Blog: Glenn BrooksWhy the Mazda6 wagon is smaller than the sedan

Glenn Brooks | 20 May 2013

According to the configurator on, the estate is 65mm shorter than the saloon (4,805 versus 4,870)

According to the configurator on, the estate is 65mm shorter than the saloon (4,805 versus 4,870)

I've been wondering about this since Mazda launched the different body styles months apart last year: is the latest sedan a rebodying of the old car, while the wagon has the latest platform as introduced by the CX-5? If so, why?

Today saw me heading to Old Windsor to sample the Mazda6 and CX-5 at a turn-up-and-drive event organised by the company's PR team. The cars themselves were as good as the reviews I read a while back, and I was especially impressed by the high-revving diesel in both 150- and 175PS forms. Not normally a fan of diesels and manual gearboxes in the congested south of England, today I found not only clear roads but also a super-slick six-speed manual transmission which - suspend your disbelief - reminded me of the shift in the MX-5. Really, it was that good.

Chatting to the head of media relations, I pressed him on why the two different sized cars. Here's a facts to remember before we move on: at 2,750mm, the sedan's wheelbase is identical to that of the car it replaced, which would appear to be a coincidence.

This old Mazda6 used the Ford-Mazda EUCD architecture but the Hiroshima-based company insists that it now develops powertrains and platforms independently of its former shareholder. So why a 2,830mm wheelbase for the latest wagon but a 2,750mm wheelbase for the sedan? I sat in the back of both cars and found the difference in legroom isn't as great as you might think.

Mazda's man says the US market dictated the size of the sedan, while Europe demanded a less lengthy wagon. This, despite the fact that the US is unlikely to be the largest region for the latest model - it was largely the lower than expected sales of the second generation model which led the company to axe plans to build the new car at the AAI plant at Flat Rock in Michigan.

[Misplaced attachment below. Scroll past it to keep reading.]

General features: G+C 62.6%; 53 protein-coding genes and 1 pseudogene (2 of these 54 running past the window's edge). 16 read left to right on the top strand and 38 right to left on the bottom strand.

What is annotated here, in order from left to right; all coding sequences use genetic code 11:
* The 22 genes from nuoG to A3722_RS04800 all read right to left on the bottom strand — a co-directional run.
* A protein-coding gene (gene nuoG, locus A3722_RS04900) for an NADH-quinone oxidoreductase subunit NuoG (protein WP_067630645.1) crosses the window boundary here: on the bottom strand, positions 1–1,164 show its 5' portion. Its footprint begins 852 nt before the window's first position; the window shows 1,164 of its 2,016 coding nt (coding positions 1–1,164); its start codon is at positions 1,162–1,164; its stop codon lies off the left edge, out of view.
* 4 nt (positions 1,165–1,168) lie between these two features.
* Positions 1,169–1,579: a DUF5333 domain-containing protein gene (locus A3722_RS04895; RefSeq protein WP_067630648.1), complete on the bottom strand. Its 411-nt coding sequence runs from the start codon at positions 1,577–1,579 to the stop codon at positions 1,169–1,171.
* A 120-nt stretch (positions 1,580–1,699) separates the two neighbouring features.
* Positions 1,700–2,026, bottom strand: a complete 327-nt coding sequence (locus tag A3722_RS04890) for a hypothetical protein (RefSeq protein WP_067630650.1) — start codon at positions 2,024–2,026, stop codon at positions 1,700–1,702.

Remember that Russia is an increasingly important market for Mazda. Note too  what Toyota takes the trouble to do - Russians can buy a locally made Camry but TME considers it too big for Europeans so we have the Avensis instead. There is another (big) reason why Mazda's largest sedan is super-sized.

As complicated and possibly strange as all this seems, it isn't a unique situation. The Honda Accord is the other obvious comparison, with the US-built sedan having different dimensions to the wagon sold elsewhere. Have a look at these numbers, which I have taken from PLDB:

  • US-built Accord sedan: 2,775mm wheelbase
  • Accord coupe: 2,740
  • (Accord) Crosstour: 2,794
  • Europe's Accord sedan and wagon: 2,705

In that context, what Mazda is doing isn't odd at all. In fact, it's possibly rather clever. If I worked in marketing, I'd probably now start talking about tailored solutions or something like that. The point is this: call it whatever you want, but for a small company, with no rich parent to fall back upon if deep financial trouble comes knocking again, Mazda has done something really gutsy. It has gambled on one platform with multiple permutations, not just for different bodystyles but for B, C, CD, SUV and MPV vehicles. You can read some more thoughts on that here.


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